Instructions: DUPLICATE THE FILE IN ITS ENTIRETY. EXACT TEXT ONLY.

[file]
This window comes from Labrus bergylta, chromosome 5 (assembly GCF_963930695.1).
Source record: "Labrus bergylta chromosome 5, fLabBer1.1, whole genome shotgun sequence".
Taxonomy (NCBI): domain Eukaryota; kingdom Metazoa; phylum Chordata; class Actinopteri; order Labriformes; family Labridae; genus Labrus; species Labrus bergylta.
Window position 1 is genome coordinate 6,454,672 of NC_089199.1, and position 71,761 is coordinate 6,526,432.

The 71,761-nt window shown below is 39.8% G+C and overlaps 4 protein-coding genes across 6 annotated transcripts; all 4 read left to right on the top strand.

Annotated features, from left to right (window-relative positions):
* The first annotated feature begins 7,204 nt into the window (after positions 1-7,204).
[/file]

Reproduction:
This window comes from Labrus bergylta, chromosome 5 (assembly GCF_963930695.1).
Source record: "Labrus bergylta chromosome 5, fLabBer1.1, whole genome shotgun sequence".
Taxonomy (NCBI): domain Eukaryota; kingdom Metazoa; phylum Chordata; class Actinopteri; order Labriformes; family Labridae; genus Labrus; species Labrus bergylta.
Window position 1 is genome coordinate 6,454,672 of NC_089199.1, and position 71,761 is coordinate 6,526,432.

The 71,761-nt window shown below is 39.8% G+C and overlaps 4 protein-coding genes across 6 annotated transcripts; all 4 read left to right on the top strand.

Annotated features, from left to right (window-relative positions):
* The first annotated feature begins 7,204 nt into the window (after positions 1-7,204).